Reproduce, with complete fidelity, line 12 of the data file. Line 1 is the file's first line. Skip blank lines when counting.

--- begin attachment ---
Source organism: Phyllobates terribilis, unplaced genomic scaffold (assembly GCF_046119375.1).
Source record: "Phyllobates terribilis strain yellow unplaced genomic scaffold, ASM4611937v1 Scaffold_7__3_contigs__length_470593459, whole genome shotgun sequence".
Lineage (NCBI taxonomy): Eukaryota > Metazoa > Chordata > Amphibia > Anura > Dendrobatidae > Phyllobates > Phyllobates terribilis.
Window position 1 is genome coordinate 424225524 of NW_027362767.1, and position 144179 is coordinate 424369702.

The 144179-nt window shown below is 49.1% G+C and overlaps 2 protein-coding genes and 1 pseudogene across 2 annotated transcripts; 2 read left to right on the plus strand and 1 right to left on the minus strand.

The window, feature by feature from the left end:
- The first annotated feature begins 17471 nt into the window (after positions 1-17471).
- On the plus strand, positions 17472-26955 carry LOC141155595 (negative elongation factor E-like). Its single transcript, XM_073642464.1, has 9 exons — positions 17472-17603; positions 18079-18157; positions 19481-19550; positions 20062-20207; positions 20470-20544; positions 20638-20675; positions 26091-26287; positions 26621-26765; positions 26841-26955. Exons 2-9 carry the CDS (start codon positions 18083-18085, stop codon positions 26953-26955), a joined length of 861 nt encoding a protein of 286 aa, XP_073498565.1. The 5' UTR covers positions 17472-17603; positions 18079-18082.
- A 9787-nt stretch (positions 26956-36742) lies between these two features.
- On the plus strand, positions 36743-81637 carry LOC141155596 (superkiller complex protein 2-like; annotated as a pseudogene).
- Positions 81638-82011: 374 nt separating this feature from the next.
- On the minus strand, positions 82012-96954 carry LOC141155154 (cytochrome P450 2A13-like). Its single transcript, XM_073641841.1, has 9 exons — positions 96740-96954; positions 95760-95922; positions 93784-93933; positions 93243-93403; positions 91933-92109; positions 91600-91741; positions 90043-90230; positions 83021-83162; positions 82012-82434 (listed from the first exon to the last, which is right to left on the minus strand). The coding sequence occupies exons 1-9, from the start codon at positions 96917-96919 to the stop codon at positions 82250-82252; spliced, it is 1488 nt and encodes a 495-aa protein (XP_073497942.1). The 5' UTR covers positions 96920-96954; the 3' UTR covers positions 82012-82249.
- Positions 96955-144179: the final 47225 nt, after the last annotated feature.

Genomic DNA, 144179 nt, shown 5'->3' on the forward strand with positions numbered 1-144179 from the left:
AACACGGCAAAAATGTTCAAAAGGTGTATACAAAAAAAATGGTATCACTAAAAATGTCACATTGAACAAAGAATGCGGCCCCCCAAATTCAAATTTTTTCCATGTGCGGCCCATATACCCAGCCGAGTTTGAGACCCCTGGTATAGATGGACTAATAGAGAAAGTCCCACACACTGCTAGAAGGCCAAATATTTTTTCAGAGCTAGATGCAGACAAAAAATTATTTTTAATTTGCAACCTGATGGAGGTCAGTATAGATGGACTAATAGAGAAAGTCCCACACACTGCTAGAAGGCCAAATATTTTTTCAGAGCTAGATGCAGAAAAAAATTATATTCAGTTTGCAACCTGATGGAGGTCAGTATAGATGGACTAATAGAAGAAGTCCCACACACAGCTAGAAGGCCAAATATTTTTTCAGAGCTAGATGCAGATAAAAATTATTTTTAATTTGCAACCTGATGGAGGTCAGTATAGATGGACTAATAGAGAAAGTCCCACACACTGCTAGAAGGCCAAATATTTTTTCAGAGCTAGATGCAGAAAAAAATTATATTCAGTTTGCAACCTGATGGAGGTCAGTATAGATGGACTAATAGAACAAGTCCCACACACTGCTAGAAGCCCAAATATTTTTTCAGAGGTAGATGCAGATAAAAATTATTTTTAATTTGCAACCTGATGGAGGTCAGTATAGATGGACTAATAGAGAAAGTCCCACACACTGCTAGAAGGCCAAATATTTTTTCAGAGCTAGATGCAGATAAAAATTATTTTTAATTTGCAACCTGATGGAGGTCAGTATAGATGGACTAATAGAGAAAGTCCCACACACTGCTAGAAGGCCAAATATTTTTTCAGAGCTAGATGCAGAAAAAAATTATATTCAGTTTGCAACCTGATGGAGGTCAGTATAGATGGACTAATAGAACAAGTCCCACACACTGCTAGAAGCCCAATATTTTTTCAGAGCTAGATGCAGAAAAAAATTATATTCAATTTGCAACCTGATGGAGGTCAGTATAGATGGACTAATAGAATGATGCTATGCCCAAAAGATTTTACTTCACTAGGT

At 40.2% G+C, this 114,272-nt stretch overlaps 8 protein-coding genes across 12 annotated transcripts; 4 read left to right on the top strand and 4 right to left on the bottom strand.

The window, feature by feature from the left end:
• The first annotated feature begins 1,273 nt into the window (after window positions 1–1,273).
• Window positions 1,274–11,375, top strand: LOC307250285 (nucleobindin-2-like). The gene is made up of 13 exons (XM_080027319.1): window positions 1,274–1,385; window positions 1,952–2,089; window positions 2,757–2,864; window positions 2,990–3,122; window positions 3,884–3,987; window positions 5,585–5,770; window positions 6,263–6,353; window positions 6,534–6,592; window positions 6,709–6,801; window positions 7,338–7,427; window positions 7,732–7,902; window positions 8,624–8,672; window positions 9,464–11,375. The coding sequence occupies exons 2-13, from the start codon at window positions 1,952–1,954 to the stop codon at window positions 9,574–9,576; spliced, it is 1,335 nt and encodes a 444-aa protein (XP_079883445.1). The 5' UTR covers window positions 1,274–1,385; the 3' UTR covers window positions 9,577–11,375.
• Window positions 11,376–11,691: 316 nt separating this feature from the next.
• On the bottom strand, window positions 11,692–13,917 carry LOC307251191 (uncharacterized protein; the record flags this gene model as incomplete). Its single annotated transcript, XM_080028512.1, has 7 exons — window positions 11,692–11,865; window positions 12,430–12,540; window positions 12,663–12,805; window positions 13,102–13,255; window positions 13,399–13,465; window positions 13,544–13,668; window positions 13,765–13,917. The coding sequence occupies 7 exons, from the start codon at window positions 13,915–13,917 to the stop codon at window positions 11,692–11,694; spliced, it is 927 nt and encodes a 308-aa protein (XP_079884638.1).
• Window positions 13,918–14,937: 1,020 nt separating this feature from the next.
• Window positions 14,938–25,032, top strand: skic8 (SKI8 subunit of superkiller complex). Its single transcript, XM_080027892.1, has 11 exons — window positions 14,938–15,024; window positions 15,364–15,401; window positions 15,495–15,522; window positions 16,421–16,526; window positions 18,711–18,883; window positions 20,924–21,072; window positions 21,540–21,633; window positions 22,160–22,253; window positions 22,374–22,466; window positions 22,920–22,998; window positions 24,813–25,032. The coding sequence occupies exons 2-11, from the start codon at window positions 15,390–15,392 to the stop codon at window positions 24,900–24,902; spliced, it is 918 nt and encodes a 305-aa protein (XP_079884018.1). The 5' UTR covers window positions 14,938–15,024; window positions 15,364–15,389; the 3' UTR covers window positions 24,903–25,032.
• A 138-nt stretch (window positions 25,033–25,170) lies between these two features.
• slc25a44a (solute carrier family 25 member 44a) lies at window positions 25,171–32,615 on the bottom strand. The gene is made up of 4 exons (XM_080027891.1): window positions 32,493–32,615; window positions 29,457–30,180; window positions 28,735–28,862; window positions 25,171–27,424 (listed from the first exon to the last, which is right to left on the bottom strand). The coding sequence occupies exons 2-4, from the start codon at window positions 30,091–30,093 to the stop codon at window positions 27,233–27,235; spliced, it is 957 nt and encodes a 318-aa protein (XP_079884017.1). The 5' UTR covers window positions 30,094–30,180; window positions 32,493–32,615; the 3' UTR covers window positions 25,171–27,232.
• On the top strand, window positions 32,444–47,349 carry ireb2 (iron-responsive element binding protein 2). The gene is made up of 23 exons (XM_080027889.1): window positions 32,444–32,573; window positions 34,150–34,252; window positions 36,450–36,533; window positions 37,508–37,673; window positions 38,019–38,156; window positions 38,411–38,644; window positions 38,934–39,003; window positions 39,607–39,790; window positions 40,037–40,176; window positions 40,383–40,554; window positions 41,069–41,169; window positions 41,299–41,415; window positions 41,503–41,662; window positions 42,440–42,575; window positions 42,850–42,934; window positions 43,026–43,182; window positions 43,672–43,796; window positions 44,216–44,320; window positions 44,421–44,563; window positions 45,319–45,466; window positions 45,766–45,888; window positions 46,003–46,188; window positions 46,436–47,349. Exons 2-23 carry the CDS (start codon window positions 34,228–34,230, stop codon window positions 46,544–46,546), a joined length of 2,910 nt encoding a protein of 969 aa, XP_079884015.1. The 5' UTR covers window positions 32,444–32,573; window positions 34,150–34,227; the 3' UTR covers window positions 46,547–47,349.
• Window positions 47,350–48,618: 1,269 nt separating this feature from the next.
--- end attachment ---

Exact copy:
- On the minus strand, positions 82012-96954 carry LOC141155154 (cytochrome P450 2A13-like). Its single transcript, XM_073641841.1, has 9 exons — positions 96740-96954; positions 95760-95922; positions 93784-93933; positions 93243-93403; positions 91933-92109; positions 91600-91741; positions 90043-90230; positions 83021-83162; positions 82012-82434 (listed from the first exon to the last, which is right to left on the minus strand). The coding sequence occupies exons 1-9, from the start codon at positions 96917-96919 to the stop codon at positions 82250-82252; spliced, it is 1488 nt and encodes a 495-aa protein (XP_073497942.1). The 5' UTR covers positions 96920-96954; the 3' UTR covers positions 82012-82249.